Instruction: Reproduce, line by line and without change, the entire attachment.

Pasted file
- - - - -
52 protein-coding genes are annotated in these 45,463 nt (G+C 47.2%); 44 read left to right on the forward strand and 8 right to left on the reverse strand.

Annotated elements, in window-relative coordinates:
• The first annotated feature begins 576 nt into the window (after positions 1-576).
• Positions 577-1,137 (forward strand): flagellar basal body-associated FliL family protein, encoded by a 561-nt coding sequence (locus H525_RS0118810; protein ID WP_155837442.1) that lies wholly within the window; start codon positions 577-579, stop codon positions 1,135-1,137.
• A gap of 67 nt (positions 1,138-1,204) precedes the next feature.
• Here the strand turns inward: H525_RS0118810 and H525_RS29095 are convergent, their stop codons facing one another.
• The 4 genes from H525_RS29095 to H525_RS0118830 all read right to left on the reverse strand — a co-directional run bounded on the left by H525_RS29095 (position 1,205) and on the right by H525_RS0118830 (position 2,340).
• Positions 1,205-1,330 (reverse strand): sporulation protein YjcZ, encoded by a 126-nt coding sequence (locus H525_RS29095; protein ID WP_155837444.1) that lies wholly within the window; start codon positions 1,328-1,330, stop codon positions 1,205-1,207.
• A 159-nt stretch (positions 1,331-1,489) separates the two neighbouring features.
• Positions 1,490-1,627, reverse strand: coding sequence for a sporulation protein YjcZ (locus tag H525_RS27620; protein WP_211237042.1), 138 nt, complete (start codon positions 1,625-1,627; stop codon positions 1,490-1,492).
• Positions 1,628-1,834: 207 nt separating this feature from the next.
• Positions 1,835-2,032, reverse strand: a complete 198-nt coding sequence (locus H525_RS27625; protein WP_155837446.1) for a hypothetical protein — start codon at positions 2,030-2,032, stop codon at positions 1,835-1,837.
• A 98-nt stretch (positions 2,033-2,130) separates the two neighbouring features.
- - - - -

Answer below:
52 protein-coding genes are annotated in these 45,463 nt (G+C 47.2%); 44 read left to right on the forward strand and 8 right to left on the reverse strand.

Annotated elements, in window-relative coordinates:
• The first annotated feature begins 576 nt into the window (after positions 1-576).
• Positions 577-1,137 (forward strand): flagellar basal body-associated FliL family protein, encoded by a 561-nt coding sequence (locus H525_RS0118810; protein ID WP_155837442.1) that lies wholly within the window; start codon positions 577-579, stop codon positions 1,135-1,137.
• A gap of 67 nt (positions 1,138-1,204) precedes the next feature.
• Here the strand turns inward: H525_RS0118810 and H525_RS29095 are convergent, their stop codons facing one another.
• The 4 genes from H525_RS29095 to H525_RS0118830 all read right to left on the reverse strand — a co-directional run bounded on the left by H525_RS29095 (position 1,205) and on the right by H525_RS0118830 (position 2,340).
• Positions 1,205-1,330 (reverse strand): sporulation protein YjcZ, encoded by a 126-nt coding sequence (locus H525_RS29095; protein ID WP_155837444.1) that lies wholly within the window; start codon positions 1,328-1,330, stop codon positions 1,205-1,207.
• A 159-nt stretch (positions 1,331-1,489) separates the two neighbouring features.
• Positions 1,490-1,627, reverse strand: coding sequence for a sporulation protein YjcZ (locus tag H525_RS27620; protein WP_211237042.1), 138 nt, complete (start codon positions 1,625-1,627; stop codon positions 1,490-1,492).
• Positions 1,628-1,834: 207 nt separating this feature from the next.
• Positions 1,835-2,032, reverse strand: a complete 198-nt coding sequence (locus H525_RS27625; protein WP_155837446.1) for a hypothetical protein — start codon at positions 2,030-2,032, stop codon at positions 1,835-1,837.
• A 98-nt stretch (positions 2,033-2,130) separates the two neighbouring features.